Aged just 22 and ensconced in his first job out of drama school, Michael Jibson has received two nominations for Best Actor in a Musical - in the Whatsonstage.com Theatregoers' Choice Award and, just announced last week, the 2003 Laurence Olivier Awards for his dual performance as good Joe/bad Joe in the Madness musical Our House at the West End's Cambridge Theatre.
The actor's youth belies his experience: he's been performing from a very early age, spent several years with the esteemed National Youth Music Theatre and appeared in the West End in productions of Oliver! and, with NYMT, Bugsy Malone before even enrolling in the Guildford School of Acting to continue his training.
Jibson's other stage credits to date include Pippin, Songs for a New World, Seven Brides for Seven Brothers, The Kissing Dance, Tin Pan Ali and The Go Between while on television he's starred in the film English Goodbye.
Date & place of birth
Born 16 December 1980 in Hull.
Lives now in...
Guildford in Surrey.
The Guildford School of Acting.
First big break
Doing Pippin at the Bridewell. A lot of people saw me in it, including David Grindrod, the casting director. Before that, being part of the National Youth Music Theatre (NYMT) was very important. I auditioned when I was 14 and joined at 15. We did Bugsy Malone in the West End, Tin Pan Ali at Edinburgh and The Kissing Dance, the first show in the Royal Opera House's Linbury Studio. NYMT was more important to me than drama school. It taught me my craft and showed me how I could be the best that I could possibly be. I had such a good time. If there are any kids out there who are interested in doing theatre, but their parents are worried about it, they should look at joining the NYMT. It's the best thing that ever happened to me.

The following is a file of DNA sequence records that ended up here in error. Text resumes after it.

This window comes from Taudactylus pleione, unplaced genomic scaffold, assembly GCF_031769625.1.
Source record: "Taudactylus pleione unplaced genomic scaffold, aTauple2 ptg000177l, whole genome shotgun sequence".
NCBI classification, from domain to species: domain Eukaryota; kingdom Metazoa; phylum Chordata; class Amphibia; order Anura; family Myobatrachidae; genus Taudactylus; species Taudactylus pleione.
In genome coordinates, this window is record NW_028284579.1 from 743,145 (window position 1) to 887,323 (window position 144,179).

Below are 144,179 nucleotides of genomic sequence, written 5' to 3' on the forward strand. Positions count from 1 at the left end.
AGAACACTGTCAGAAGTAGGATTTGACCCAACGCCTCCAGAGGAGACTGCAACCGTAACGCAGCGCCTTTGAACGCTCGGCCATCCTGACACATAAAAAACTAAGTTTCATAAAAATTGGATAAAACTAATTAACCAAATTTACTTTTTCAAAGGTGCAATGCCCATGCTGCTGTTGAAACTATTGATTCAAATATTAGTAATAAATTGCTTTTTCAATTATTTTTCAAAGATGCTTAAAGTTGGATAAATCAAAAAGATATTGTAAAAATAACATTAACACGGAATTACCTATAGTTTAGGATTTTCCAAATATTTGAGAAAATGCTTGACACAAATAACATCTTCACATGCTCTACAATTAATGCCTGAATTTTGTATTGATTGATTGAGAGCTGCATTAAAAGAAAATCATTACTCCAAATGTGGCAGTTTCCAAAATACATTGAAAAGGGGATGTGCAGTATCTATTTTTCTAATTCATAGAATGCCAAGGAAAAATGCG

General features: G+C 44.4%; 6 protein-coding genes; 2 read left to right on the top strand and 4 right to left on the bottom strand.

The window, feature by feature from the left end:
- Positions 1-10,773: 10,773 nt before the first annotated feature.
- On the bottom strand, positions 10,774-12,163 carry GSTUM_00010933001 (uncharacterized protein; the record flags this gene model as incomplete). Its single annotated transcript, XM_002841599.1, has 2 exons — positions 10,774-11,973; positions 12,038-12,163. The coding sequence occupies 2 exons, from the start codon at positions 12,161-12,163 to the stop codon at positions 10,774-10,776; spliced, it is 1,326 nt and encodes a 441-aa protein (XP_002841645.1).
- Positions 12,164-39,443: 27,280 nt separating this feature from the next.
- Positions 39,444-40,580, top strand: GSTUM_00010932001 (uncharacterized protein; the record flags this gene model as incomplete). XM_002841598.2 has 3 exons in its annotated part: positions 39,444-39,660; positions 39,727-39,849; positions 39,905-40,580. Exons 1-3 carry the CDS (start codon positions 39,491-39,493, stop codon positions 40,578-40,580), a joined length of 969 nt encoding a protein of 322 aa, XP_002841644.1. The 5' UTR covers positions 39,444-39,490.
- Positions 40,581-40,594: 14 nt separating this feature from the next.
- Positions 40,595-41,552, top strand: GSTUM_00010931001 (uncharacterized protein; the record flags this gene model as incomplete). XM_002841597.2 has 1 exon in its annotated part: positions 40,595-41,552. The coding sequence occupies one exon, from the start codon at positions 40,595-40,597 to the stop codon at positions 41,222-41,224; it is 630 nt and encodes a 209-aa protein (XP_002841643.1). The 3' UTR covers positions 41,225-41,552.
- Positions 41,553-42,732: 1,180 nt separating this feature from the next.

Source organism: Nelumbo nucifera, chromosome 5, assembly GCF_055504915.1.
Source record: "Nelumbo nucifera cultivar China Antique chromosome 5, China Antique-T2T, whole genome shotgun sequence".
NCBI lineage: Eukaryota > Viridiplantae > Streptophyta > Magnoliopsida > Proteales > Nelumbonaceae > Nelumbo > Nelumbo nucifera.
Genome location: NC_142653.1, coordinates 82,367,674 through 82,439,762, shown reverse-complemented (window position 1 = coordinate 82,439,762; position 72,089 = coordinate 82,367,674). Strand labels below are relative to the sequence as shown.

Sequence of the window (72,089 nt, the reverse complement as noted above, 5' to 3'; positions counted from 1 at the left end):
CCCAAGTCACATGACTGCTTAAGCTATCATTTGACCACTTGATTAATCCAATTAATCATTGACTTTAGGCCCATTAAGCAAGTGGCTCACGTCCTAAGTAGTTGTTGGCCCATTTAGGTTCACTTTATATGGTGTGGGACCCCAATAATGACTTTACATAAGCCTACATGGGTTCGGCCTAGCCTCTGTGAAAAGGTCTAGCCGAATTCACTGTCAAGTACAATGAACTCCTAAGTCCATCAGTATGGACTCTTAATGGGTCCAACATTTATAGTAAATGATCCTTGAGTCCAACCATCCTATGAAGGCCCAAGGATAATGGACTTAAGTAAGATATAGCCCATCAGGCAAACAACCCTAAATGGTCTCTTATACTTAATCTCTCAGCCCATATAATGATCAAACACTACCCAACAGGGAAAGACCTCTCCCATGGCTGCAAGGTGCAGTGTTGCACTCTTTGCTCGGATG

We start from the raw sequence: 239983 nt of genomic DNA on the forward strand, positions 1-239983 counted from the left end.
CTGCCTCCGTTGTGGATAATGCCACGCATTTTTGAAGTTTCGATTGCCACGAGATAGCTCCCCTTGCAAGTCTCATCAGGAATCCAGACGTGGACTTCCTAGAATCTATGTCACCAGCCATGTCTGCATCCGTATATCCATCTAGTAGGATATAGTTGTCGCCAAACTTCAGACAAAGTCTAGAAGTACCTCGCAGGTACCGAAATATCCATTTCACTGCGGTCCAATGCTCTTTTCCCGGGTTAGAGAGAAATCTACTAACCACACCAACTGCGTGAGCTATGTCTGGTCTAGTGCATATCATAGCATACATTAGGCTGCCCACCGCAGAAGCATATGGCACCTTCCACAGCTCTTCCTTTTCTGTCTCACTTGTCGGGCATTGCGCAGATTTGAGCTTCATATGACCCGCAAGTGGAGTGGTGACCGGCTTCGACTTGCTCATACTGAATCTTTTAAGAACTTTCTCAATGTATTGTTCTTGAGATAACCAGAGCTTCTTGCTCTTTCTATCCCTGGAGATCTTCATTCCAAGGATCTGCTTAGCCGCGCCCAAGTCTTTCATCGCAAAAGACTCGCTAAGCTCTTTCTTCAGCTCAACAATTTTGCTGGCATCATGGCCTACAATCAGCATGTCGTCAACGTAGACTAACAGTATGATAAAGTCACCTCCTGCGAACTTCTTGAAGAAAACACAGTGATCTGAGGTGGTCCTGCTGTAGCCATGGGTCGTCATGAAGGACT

Career highlights to date
Finding out I got this role in Our House. I was on the train going to meet my mum at Gatwick so I couldn't scream my head off. I knew I had a good chance and I knew that the call was coming that day so I was sat there, clutching the phone. When the call came, everything then happened in slow motion. The press night for Our House was the biggest buzz. All my family were in the audience and everybody in the cast was really excited knowing that this fantastic show we had all been involved in for so long was finally taking off.
Favourite productions you've ever worked on
Jason Robert Brown's Songs for a New World, which I did at college and was a dream come true. And The Go Between, which I did at The Pleasance in London. It's written by Russell Labey and Richard Taylor, who did the original stage version of Whistle Down the Wind, and I simply love the music.